One of my favorite book displays to attempt is what I call “First in a Series.” I like to put it at the end of the school year to get kids hooked on a good series for the summer. I love, especially, the anticipation of waiting for the next book in a series, so it’s often fun to put out new series, along with those that are completed.
I know already that I am going to display Jinx by Sage Blackwood next time I do a series display. The second book in the series—Jinx’s Magic–is out but there’s bound to be at least one more book.
Jinx has some of the usual suspects – an orphan with great unknown powers who is in training to be a wizard, an evil wizard, a wizard that we’re not quite so sure about, and various companions. But Jinx is special and defies stereotypes. His magic is rare. And the host of secondary characters is good. It’s a series preteens will undoubtedly enjoy reading and they’ll identify with Jinx (especially when he’s sarcastic).
Jinx is the orphan who is about to be left in the Urwald (a large primeval forest) to die when he is rescued by the wizard Simon. He gradually becomes the Simon’s apprentice and learns that the power he draws on to work his magic is different than that Simon – and other wizards — use. In the course of the story, Jinx meets two young people (Reven, a would-be king, and Elfwyn, a would-be witch) who are making their way (separately at first) through the Urwald to rid themselves of curses. They end up at the house of an evil wizard who attempts to use them to capture Simon. Simon saves Jinx while Jinx in his way saves Simon. It is a complete book and could be read as a stand-alone novel.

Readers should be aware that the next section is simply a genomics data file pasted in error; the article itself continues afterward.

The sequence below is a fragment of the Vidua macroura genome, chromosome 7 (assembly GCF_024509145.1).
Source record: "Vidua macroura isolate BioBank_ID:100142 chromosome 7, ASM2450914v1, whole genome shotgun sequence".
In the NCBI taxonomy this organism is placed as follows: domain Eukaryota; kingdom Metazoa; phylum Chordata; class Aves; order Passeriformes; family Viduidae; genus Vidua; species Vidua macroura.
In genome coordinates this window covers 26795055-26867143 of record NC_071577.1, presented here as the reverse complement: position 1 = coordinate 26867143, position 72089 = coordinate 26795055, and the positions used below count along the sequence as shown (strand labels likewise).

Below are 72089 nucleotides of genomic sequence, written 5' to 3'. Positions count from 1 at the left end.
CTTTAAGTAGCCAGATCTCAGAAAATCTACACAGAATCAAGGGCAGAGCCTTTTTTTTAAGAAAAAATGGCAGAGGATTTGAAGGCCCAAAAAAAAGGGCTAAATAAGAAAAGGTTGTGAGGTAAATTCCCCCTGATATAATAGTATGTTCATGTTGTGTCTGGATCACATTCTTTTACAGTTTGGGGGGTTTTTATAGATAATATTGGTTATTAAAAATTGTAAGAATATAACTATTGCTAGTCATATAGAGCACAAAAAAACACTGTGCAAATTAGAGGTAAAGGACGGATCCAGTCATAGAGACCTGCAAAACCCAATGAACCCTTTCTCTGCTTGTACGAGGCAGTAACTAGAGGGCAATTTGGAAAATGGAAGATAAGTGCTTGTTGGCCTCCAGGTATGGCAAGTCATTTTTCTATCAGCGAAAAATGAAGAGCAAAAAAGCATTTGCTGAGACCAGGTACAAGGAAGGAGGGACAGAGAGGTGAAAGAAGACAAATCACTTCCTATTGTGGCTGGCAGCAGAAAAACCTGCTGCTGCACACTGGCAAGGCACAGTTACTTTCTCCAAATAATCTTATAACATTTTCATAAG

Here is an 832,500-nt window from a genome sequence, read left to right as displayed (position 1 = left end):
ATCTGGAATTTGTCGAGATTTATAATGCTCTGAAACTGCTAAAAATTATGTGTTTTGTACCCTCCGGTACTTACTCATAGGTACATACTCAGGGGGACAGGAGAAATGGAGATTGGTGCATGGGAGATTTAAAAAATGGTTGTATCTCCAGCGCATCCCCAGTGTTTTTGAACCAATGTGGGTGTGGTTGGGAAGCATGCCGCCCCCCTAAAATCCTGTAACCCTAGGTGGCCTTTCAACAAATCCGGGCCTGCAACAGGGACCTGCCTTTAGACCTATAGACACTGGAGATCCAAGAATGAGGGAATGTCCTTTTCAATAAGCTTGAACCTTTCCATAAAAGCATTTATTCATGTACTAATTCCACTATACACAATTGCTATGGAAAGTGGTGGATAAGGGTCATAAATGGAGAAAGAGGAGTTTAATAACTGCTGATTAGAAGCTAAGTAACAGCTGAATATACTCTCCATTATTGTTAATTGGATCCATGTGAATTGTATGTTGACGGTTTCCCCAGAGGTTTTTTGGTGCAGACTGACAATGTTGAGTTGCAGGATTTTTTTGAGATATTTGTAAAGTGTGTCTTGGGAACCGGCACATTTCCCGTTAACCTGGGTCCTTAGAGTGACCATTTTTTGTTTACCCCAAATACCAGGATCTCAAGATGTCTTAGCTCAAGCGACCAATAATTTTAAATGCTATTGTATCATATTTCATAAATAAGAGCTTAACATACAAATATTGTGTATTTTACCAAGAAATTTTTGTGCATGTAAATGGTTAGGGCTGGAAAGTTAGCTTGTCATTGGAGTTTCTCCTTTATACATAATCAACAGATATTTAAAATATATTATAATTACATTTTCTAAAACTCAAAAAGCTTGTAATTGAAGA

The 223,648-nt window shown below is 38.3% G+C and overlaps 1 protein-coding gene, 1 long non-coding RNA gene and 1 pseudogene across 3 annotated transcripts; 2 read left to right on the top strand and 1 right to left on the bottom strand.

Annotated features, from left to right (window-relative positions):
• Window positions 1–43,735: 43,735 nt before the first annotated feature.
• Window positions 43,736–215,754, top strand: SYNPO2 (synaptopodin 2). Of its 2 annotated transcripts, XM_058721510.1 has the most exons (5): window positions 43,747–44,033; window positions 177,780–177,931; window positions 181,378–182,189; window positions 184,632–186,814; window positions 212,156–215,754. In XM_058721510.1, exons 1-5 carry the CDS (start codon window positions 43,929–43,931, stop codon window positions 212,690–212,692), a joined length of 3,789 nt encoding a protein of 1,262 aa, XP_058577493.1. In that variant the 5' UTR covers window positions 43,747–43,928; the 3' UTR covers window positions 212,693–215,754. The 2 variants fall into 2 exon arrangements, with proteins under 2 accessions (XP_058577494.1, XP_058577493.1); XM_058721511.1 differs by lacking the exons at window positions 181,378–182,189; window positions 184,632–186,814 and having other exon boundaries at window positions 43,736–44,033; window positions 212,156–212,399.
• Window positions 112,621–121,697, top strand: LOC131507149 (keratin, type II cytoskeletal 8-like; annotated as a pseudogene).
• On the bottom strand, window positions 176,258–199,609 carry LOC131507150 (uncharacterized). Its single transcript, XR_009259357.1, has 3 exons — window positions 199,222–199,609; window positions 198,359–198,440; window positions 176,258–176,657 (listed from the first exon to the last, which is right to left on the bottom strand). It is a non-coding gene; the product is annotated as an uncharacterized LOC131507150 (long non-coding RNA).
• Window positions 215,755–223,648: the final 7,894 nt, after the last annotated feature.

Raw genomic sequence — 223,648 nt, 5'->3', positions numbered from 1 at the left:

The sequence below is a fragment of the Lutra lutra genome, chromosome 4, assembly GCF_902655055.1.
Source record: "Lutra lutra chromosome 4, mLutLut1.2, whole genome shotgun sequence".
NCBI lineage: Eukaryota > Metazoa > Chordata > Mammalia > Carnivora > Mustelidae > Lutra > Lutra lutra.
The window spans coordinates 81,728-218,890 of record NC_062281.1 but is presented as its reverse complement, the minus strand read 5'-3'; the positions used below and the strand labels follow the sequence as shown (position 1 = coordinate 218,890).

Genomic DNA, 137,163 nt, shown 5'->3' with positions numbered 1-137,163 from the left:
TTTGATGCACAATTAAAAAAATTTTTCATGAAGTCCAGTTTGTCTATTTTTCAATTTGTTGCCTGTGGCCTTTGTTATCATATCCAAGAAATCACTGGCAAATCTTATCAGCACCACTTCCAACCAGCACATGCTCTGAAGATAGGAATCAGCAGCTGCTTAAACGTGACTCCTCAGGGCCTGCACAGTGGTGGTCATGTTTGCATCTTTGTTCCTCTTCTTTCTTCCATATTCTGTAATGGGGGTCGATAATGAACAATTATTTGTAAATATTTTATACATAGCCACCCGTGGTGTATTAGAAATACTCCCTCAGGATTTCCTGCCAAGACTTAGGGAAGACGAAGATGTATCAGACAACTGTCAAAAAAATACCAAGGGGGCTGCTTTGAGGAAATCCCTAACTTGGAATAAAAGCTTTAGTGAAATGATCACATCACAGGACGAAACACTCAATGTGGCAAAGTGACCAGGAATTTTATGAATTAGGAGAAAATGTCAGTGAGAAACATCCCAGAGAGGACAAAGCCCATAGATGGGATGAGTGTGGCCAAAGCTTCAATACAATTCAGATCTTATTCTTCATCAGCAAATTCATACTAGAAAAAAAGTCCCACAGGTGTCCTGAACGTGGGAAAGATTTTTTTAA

Jinx’s Magic picks up where we left off – with the Jinx, Reven, Elfwyn, and Simon traveling again. The group separates midway and we follow Jinx on his quest to find out more about knowledge and power. Jinx is so very brave and determined. And he’s often a bit confused and overwhelmed too. He’s a genuine teen. I think that’s why I like him so much. By the end of Jinx’s Magic, all of the players are in place for what promises to be a climactic battle between fire and ice, life and death. I’m really looking forward to it.
–Marie Drucker, Malverne Public Library